“Give thanks to the Lord, for He is good.”
The holiness of God is reason to celebrate Thanksgiving!
Today I’m thanking God for holiness – His holiness.
For me, one of the most moving passages in the Bible has always been Isaiah 6. Here we read that the prophet Isaiah “saw the Lord seated on a throne, high and exalted, and the train of his robe filled the temple” (Isaiah 6:1).
He also saw seraphs, six-winged angelic beings, who “were calling to one another: ‘Holy, holy, holy is the LORD Almighty; the whole earth is full of his glory’” (Isaiah 6:3).
What a scene! What an experience! To see God on His throne – wouldn’t that be incredible?
What I find most intriguing are the words of the angels. They could have said many things about God. “Loving, loving, loving is the LORD.” Or “Merciful, merciful, merciful is the LORD.” Or “Forgiving, forgiving, forgiving is the LORD.” And they would have been correct.
But the holiness of God is center stage.
First and foremost, God wants us to know that He is holy. So let’s spend some time reflecting on this glorious attribute of the triune God. Our Father is “the Holy One of Israel” (Psalm 71:22), the Son is “the Holy One of God” (Mark 1:24), and Spirit is “the Holy Spirit (numerous verses in Scripture!).
What does the Bible mean when it says God is holy? “God’s holiness means that he is separated from sin” (Wayne Grudem, Systematic Theology).
God has been and always will be without sin, morally pure and perfect. Let the weight of this truth boggle your mind. The concept of sinlessness is so far from our own experience, it is difficult to fathom either its meaning or its significance.
A.W. Tozer has this to say about the holiness of God:
“Neither the writer nor the reader of these words is qualified to appreciate the holiness of God. Quite literally a new channel must be cut through the desert of our minds to allow the sweet waters of truth that will heal our great sickness to flow in. We cannot grasp the true meaning of the divine holiness by thinking of someone or something very pure and then raising the concept to the highest degree we are capable of.
God’s holiness is not simply the best we know infinitely bettered. We know nothing like the divine holiness. It stands apart, unique, unapproachable, incomprehensible and unattainable. The natural man is blind to it. He may fear God’s power and admire His wisdom, but His holiness he cannot even imagine” (Knowledge of the Holy).
And so as we ponder the holiness of God, we are blown away by the simple fact that God is infinitely different than us. He is holy. We are not.
I started this post by saying how thankful I am for the holiness of God. But how can I thank God for something that is so difficult to grasp? Here’s why I thank God for His holiness.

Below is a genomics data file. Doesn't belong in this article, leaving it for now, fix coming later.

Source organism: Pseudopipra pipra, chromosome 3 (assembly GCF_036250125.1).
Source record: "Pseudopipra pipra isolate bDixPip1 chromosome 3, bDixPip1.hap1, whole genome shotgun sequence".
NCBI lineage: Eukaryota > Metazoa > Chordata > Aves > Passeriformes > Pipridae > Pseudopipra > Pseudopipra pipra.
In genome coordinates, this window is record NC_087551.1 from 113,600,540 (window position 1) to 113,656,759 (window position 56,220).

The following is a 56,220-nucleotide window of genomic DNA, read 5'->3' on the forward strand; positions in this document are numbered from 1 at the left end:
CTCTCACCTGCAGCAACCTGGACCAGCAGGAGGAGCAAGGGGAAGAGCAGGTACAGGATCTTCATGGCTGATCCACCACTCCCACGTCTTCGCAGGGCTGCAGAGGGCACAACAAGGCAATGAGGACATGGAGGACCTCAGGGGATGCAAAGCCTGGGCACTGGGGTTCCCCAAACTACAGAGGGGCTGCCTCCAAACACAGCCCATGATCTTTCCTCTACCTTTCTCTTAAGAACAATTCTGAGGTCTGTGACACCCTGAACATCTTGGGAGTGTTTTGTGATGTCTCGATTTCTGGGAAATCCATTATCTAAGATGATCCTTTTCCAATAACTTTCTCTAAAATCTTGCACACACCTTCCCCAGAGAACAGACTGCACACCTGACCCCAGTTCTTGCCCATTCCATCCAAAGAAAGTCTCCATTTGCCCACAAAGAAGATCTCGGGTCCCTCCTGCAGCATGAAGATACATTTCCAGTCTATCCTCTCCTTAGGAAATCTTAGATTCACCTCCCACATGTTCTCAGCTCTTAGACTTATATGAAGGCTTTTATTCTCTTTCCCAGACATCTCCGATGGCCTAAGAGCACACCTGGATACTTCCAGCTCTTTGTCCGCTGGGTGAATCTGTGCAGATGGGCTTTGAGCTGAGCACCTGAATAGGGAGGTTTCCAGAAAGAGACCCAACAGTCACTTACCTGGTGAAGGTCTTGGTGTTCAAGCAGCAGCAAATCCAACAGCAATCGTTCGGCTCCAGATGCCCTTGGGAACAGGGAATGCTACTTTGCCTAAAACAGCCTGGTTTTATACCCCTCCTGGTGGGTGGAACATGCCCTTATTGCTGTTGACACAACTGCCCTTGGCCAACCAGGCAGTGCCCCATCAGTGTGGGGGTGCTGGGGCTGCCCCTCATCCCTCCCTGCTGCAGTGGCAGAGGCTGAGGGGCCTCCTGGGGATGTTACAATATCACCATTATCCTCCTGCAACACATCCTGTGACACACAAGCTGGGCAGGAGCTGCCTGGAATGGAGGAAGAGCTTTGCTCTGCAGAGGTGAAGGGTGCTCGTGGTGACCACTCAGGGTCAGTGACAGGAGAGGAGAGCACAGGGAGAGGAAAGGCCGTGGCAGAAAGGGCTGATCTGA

His holiness leads me to worship Him.
When I consider the holiness of God, I am awe-struck and dumbfounded. Mentally and emotionally, I stagger in amazement. And I lift up my soul in adoration! God can be worshipped for many reasons. For me, this is Reason #1 – He is holy. No one else in the universe can make that claim or even come close.
“Holy is the way God is. To be holy He does not conform to a standard. He is that standard. He is absolutely holy with an infinite, incomprehensible fullness of purity that is incapable of being other than it is.” (A.W. Tozer)
His holiness leads me to understand my sin.
What was Isaiah’s reaction to his encounter with God? “Woe to me! I am ruined! For I am a man of unclean lips, and I live among a people of unclean lips, and my eyes have seen the King, the LORD Almighty” (Isaiah 6:5).
When confronted with God’s purity, we see our own impurity like never before. This will be painful. And it should be. This is the beginning of the godly sorrow that leads to repentance (2 Corinthians 7:10).
Tozer again has a good word for us:
“The sudden realization of his personal depravity came like a stroke from heaven upon the trembling heart of Isaiah at the moment when he had his revolutionary vision of the holiness of God. His pain-filled cry, “Woe is me! for I am undone; because I am a man of unclean lips, and I dwell in the midst of a people of unclean lips: for mine eyes have seen the King, the Lord of hosts,” expresses the feeling of every man who has discovered himself under his disguises and has been confronted with an inward sight of the holy whiteness that is God. Such an experience cannot but be emotionally violent.”
His holiness leads me to experience His forgiveness.
God did not leave Isaiah in his state of ruin. He saw God’s glorious holiness. He saw his own utter depravity. And then he experienced God’s mercy. “Then one of the seraphs flew to me with a live coal in his hand, which he had taken with tongs from the altar. With it he touched my mouth and said, ‘See, this has touched your lips; your guilt is taken away and you sin atoned for’” (Isaiah 6:6-7).
We, too, must regularly see our own sin for what it is. And the longer we follow Jesus, the more evident our sin will be. Spiritual maturity brings a greater awareness of sin. We recognize it more quickly and will therefore repent more frequently and more intensely.
But the biblically informed believer will not remain in the state of repentance indefinitely. Once we have confessed and forsaken our sin, we must then allow God to enthrall us with the joy of our salvation and the bliss of His forgiveness.
This is the cycle of the genuine Christian life. Seeing the holiness of God causes us to see our own sin, which leads us to the cross of Christ and the amazing kindness of a God who is “compassionate and gracious, slow to anger, abounding in love and faithfulness” (Psalm 103:8).
Oh God, for your incomparable holiness, we give you thanks!
NOTE: For the other posts in this Thanksgiving acrostic, visit Click Here.
To date, there are 6 posts in this series, one for each letter of the word T-H-A-N-K-S.